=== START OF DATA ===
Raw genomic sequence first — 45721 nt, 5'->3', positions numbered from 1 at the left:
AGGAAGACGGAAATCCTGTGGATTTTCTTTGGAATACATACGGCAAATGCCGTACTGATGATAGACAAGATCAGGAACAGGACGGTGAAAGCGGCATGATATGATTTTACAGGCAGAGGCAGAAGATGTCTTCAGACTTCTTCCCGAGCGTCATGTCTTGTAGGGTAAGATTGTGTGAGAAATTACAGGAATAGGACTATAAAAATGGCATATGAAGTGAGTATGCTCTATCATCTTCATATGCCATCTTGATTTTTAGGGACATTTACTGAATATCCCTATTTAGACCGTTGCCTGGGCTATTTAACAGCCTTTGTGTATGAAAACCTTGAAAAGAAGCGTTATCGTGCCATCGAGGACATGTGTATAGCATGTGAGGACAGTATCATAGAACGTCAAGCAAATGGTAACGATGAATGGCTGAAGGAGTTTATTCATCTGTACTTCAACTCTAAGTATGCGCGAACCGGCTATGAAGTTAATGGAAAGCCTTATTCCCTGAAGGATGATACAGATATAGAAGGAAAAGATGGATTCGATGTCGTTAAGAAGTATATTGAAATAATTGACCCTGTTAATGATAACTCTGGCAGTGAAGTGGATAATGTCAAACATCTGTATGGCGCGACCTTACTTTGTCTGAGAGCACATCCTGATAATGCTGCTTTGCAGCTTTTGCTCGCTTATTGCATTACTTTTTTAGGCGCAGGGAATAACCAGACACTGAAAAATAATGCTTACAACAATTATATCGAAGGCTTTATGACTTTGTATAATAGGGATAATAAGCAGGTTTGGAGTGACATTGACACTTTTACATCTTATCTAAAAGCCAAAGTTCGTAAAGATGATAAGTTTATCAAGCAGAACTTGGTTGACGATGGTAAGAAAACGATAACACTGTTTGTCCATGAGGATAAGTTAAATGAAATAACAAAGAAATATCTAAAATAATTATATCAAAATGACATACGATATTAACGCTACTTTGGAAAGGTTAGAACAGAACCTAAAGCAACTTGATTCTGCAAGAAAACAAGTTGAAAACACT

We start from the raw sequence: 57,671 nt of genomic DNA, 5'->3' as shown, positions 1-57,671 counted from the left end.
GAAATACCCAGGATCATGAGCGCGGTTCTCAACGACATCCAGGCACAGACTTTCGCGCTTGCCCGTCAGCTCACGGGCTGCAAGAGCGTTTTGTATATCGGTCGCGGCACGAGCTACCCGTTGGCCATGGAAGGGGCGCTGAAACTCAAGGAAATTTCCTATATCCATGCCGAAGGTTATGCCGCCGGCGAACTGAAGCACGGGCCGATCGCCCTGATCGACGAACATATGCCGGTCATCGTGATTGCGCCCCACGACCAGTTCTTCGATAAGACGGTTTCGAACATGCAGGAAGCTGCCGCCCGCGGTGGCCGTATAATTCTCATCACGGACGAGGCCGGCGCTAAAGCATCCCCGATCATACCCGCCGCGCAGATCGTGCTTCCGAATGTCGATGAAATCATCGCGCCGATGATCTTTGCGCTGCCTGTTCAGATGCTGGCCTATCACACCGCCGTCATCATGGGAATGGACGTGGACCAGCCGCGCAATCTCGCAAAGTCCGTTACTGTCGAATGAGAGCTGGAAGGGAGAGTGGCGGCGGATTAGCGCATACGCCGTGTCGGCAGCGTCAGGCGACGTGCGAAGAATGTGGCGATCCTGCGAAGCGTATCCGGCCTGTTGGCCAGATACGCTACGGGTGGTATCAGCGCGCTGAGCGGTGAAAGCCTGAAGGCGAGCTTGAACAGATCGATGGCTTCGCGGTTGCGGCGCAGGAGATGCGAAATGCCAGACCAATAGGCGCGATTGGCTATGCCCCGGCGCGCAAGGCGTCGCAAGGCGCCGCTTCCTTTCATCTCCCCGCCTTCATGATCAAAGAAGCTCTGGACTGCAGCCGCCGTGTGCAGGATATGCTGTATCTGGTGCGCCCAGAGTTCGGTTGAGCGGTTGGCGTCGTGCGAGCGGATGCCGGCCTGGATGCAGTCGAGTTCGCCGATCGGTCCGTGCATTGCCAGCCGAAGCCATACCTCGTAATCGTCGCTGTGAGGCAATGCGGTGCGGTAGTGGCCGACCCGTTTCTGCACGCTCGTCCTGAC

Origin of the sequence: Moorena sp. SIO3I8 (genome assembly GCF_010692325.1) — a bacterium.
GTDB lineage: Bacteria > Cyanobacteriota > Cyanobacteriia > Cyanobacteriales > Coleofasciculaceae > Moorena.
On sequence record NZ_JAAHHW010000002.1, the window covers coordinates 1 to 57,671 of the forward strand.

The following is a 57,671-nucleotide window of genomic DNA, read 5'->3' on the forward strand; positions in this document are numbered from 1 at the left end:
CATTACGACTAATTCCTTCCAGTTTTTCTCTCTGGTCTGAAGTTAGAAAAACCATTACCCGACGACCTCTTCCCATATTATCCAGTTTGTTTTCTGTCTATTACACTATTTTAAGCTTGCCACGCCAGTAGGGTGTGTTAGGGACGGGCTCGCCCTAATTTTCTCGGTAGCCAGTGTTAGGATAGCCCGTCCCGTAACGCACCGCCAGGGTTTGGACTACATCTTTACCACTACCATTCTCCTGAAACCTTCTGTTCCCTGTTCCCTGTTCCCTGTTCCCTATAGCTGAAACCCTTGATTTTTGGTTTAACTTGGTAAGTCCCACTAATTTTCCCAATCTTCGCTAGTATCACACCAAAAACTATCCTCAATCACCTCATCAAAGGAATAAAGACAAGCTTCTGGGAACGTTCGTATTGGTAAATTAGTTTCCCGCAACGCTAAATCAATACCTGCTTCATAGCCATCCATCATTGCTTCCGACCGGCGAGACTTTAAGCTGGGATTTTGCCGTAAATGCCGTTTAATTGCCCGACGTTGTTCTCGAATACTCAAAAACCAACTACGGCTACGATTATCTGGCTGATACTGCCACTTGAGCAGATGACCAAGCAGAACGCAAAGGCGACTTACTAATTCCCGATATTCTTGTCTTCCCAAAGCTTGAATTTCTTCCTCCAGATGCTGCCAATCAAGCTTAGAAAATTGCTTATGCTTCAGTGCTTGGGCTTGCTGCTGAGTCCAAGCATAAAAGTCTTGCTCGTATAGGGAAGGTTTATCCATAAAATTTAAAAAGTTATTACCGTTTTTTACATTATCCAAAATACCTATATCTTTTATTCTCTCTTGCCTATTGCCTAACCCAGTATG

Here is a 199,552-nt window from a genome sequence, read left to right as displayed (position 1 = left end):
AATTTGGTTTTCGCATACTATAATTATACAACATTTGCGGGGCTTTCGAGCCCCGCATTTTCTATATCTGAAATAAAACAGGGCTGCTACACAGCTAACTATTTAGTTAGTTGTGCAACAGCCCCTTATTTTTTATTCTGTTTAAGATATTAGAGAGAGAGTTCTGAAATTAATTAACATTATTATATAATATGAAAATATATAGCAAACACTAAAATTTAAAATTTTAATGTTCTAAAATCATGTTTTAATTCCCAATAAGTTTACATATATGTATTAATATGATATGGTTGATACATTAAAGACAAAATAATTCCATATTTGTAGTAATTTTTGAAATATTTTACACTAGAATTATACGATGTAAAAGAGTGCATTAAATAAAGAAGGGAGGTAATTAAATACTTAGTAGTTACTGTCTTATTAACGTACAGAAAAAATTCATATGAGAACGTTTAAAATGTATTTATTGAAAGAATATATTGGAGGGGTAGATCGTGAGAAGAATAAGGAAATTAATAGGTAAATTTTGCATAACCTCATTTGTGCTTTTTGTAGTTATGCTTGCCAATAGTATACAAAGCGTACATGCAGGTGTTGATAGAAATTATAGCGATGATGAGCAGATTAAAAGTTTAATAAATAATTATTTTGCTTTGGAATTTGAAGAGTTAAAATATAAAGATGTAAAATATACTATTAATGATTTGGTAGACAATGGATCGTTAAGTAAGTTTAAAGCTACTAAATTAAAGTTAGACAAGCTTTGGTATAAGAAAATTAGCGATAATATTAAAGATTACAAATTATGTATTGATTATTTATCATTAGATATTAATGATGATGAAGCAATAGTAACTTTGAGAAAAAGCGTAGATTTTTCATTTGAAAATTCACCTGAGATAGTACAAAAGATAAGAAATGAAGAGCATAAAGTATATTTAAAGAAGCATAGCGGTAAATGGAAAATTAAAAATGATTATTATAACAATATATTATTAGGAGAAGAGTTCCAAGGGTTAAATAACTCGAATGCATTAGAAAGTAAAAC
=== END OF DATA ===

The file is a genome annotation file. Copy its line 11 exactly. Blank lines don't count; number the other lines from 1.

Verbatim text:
AATTTGGTTTTCGCATACTATAATTATACAACATTTGCGGGGCTTTCGAGCCCCGCATTTTCTATATCTGAAATAAAACAGGGCTGCTACACAGCTAACTATTTAGTTAGTTGTGCAACAGCCCCTTATTTTTTATTCTGTTTAAGATATTAGAGAGAGAGTTCTGAAATTAATTAACATTATTATATAATATGAAAATATATAGCAAACACTAAAATTTAAAATTTTAATGTTCTAAAATCATGTTTTAATTCCCAATAAGTTTACATATATGTATTAATATGATATGGTTGATACATTAAAGACAAAATAATTCCATATTTGTAGTAATTTTTGAAATATTTTACACTAGAATTATACGATGTAAAAGAGTGCATTAAATAAAGAAGGGAGGTAATTAAATACTTAGTAGTTACTGTCTTATTAACGTACAGAAAAAATTCATATGAGAACGTTTAAAATGTATTTATTGAAAGAATATATTGGAGGGGTAGATCGTGAGAAGAATAAGGAAATTAATAGGTAAATTTTGCATAACCTCATTTGTGCTTTTTGTAGTTATGCTTGCCAATAGTATACAAAGCGTACATGCAGGTGTTGATAGAAATTATAGCGATGATGAGCAGATTAAAAGTTTAATAAATAATTATTTTGCTTTGGAATTTGAAGAGTTAAAATATAAAGATGTAAAATATACTATTAATGATTTGGTAGACAATGGATCGTTAAGTAAGTTTAAAGCTACTAAATTAAAGTTAGACAAGCTTTGGTATAAGAAAATTAGCGATAATATTAAAGATTACAAATTATGTATTGATTATTTATCATTAGATATTAATGATGATGAAGCAATAGTAACTTTGAGAAAAAGCGTAGATTTTTCATTTGAAAATTCACCTGAGATAGTACAAAAGATAAGAAATGAAGAGCATAAAGTATATTTAAAGAAGCATAGCGGTAAATGGAAAATTAAAAATGATTATTATAACAATATATTATTAGGAGAAGAGTTCCAAGGGTTAAATAACTCGAATGCATTAGAAAGTAAAAC